The Ball and Theakston series are considered to be when Live & Kicking was at its peak in popularity.[10] After their final series in 1999, it was believed the BBC would replace Live & Kicking with another programme, as its two predecessors had both lasted six years. Instead, they continued with Live & Kicking, with new presenters Emma Ledden and Steve Wilson. The series was the beginning of the end for the show; Ledden and Wilson did not know each other at the start of the series, and so there was none of the interaction between them, as seen between Ball and Theakston. Additionally, SMTV Live which broadcast opposite on ITV was slowly becoming more popular, and gaining the audience the BBC was losing.[2] After just one series, Ledden and Wilson's contracts were not renewed.[15] Wilson later said that they were dropped just as they were starting to form a relationship, and that Ant & Dec, presenters of SMTV Live, had the edge over them as they had known each other much longer. Ledden had already been dropped when Wilson went through several meetings with the BBC. He decided it was better to leave after one good series, rather than do a second "lame" series, and went on to appear in rival SMTV Live's 100th show, in the Friends skit, 'Chums'.[27] When Live & Kicking returned in October 2000, it was completely revamped, with brand new titles and a lineup of four presenters.[17] However, this did nothing to increase viewing figures, and the chemistry between the presenters was even less apparent. It was decided not to end the show in April and replace it with a summer show, because the replacement FBi had lost even more viewers for the BBC. Live & Kicking continued until September after a move to Glasgow where the summer show had normally been filmed. Just before the move it was announced it would be the final series.[19] The principal reason given for the decision was the increasing loss of viewers to SMTV Live, which had a similar format and was more successful. Live and Kicking was replaced by The Saturday Show, fronted by Dani Behr and Joe Mace, which was shown all year round until September 2003 when it began an Autumn-Spring/Summer loop with Dick and Dom in da Bungalow.[7] Live & Kicking was featured in the BBC's It Started with Swap Shop programme in 2006, where Noel Edmonds interviewed the first pair of presenters, Andi Peters and Emma Forbes, about their time on the show.[28]

Programmes[edit]

References[edit]

  1. ^ a b c d e "About: Live & Kicking". Saturday Mornings. Retrieved 22 January 2009. 
  2. ^ a b c d e f g Williams, Steve. "Live on arrival". Off The Telly. Archived from the original on 18 May 2008. Retrieved 18 January 2009. 
  3. ^ a b c d "Live and Kicking Introduction". BBC Online Cult TV. BBC. Retrieved 16 January 2009. 
  4. ^ a b c d "Data Sheet: Live & Kicking". Saturday Mornings. Retrieved 18 January 2009. 
  5. ^ a b "Going Live! (1987-93)". Screen Online. BFI. Retrieved 18 January 2009.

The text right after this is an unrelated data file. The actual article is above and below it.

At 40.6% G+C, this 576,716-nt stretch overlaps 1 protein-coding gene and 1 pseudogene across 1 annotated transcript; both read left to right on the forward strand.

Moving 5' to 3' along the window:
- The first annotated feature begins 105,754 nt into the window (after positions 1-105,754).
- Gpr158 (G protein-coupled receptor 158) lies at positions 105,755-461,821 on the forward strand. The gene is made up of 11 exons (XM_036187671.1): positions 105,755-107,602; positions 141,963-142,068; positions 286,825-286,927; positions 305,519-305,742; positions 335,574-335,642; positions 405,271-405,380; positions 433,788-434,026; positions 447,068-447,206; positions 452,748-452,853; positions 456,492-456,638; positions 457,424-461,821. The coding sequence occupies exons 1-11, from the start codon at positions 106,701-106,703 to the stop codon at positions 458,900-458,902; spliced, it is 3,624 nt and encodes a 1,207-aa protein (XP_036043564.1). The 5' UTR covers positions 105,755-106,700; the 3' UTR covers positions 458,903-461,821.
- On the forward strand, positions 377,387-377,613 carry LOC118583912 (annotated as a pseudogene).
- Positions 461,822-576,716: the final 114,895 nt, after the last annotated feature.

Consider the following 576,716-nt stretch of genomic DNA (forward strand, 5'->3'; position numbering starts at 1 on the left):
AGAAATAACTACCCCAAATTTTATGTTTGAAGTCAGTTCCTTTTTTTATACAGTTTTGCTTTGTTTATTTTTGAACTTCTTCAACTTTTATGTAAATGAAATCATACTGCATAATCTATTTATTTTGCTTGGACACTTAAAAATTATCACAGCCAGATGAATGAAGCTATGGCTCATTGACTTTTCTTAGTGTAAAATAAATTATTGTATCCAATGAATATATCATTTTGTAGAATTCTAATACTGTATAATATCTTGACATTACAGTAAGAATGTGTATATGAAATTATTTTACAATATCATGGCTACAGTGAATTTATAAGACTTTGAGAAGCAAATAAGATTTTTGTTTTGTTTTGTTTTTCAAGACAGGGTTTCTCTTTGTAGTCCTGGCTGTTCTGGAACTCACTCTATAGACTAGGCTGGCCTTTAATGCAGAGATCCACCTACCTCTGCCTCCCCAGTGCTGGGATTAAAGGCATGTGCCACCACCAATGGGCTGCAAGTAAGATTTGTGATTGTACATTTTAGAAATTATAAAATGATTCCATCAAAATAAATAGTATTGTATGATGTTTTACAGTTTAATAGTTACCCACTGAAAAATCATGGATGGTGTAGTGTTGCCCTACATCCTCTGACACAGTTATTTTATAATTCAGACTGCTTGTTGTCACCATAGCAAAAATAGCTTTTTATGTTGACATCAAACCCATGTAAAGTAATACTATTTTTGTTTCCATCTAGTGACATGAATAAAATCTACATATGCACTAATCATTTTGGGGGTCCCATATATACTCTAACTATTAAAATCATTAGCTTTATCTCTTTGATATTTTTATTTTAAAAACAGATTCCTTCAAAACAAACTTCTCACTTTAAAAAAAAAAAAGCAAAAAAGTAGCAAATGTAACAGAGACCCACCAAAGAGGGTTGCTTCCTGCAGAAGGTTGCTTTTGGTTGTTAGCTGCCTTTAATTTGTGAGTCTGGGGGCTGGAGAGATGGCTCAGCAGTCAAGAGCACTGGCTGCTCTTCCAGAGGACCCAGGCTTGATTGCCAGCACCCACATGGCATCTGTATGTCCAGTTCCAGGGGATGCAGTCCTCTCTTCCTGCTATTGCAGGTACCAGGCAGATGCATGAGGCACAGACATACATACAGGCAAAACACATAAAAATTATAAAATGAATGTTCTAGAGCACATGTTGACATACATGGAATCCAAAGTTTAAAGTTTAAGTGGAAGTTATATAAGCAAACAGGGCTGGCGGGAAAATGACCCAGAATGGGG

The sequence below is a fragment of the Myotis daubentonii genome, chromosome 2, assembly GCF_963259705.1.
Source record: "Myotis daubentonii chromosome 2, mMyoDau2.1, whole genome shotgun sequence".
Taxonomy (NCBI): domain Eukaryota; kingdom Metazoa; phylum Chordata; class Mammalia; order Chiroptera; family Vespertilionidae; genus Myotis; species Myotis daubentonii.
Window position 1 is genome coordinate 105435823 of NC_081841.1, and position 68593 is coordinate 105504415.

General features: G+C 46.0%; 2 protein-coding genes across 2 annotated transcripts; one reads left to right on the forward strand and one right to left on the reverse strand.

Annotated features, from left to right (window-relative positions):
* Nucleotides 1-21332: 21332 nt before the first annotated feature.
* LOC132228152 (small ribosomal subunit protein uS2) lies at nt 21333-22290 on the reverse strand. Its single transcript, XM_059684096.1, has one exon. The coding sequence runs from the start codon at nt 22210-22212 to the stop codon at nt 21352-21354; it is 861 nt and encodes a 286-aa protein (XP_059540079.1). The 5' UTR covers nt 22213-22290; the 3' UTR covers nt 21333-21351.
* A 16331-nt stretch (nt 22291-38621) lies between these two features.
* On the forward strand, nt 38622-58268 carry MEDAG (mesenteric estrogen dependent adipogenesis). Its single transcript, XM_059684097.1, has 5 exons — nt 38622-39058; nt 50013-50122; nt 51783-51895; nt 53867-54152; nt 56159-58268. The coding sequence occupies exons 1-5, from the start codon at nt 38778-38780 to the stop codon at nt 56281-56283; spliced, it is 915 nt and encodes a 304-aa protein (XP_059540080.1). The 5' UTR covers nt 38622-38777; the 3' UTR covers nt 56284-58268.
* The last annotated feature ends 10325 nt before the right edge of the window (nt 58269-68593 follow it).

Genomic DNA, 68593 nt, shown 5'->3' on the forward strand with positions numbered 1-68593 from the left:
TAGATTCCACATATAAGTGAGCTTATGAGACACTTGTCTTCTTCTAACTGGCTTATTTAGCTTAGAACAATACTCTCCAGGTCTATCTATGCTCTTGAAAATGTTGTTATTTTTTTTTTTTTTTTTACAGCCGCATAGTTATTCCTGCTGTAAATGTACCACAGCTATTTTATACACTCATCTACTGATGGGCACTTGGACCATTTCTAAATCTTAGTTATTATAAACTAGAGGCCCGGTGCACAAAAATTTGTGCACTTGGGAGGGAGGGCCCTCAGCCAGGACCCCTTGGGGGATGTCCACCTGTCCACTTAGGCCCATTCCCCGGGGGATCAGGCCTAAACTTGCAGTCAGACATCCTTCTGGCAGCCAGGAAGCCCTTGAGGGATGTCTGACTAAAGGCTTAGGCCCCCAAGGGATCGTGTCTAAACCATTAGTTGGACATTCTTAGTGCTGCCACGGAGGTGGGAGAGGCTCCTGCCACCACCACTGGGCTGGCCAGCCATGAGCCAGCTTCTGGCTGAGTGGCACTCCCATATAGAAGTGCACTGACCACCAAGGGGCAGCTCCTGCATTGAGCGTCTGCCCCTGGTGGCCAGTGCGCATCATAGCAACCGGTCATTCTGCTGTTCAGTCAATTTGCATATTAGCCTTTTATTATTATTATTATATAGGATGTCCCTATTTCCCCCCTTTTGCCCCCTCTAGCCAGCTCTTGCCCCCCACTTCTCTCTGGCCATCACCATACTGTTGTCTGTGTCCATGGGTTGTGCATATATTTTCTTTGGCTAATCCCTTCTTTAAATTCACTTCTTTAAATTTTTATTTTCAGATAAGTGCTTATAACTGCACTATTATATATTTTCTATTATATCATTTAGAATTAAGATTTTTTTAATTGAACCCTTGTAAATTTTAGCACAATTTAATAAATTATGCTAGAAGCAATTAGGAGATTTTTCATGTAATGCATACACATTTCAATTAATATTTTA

6. ^ a b "Portfolio". John Barrowman. Archived from the original on 8 December 2008. Retrieved 18 January 2009. 
  7. ^ a b "Saturday Morning Timeline". Saturday Mornings. Retrieved 18 January 2009. 
  8. ^ a b "The Leprechauns". Toonhound. Retrieved 22 January 2009. 
  9. ^ a b "Live & Kicking names new hosts". BBC News Online (BBC). 28 July 1999. Retrieved 16 January 2009. 
  10. ^ a b "'Fresh' show for Saturday mornings". BBC News Online (BBC). 29 July 2001. Retrieved 17 January 2009. 
  11. ^ a b "Live & Kicking gets boot". BBC News Online (BBC). 20 March 2001. Retrieved 16 January 2009. 
  12. ^ "Zoe leaving for a lie-in". BBC News Online (BBC). 6 January 1999. Retrieved 16 January 2009. 
  13. ^ "Theakston quits Live & Kicking". BBC News Online (BBC). 17 March 1999. Retrieved 16 January 2009. 
  14. ^ "Baftas honour Zoe and Jamie". BBC News Online (BBC). 8 November 1999. Retrieved 17 January 2008. 
  15. ^ a b "Live & Kicking duo depart". BBC News Online (BBC). 4 July 2000. Retrieved 16 January 2009. 
  16. ^ Wilkes, Neil (10 April 2000). "Live and Kicking replaced by FBi". Digital Spy. Retrieved 16 January 2009. 
  17. ^ a b "Live & Kicking gets new look". BBC News Online (BBC). 8 September 2000. Retrieved 16 January 2009. 
  18. ^ Wilkes, Neil (9 October 2000). "Live and Kicking disappointment". Digital Spy. Retrieved 16 January 2009. 
  19. ^ a b Wilkes, Neil (20 March 2001). "Live and Kicking axed". Digital Spy. Retrieved 16 January 2009. 
  20. ^ "Live and Kicking Trivia". BBC Online. BBC. Retrieved 16 January 2009. 
  21. ^ "Long haul for Saturday Show". BBC News Online (BBC). 24 September 2001. Retrieved 16 January 2009. 
  22. ^ "Give Us A Call On...". Saturday Mornings. Retrieved 23 January 2009. 
  23. ^ "Live and Kicking: the Viewers' Choice Part 1". Amazon.co.uk. Retrieved 23 January 2009. 
  24. ^ "Live & Kicking : Show Maker". Amazon.co.uk. Retrieved 23 January 2009. 
  25. ^ Hodgson, Jessica (27 March 2001). "Live & Kicking magazine wins reprieve". guardian.co.uk (Guardian Media Group). Retrieved 18 January 2009. 
  26. ^ "Kids' 'Castaway' challenge begins". BBC News Online (BBC). 10 June 2001. Retrieved 17 January 2009. 
  27. ^ Sat Kids
  28. ^ Williams, Steve (28 December 2006). "It Started With Swap Shop". Off The Telly. Archived from the original on 30 March 2008. Retrieved 23 January 2009. 

External links[edit]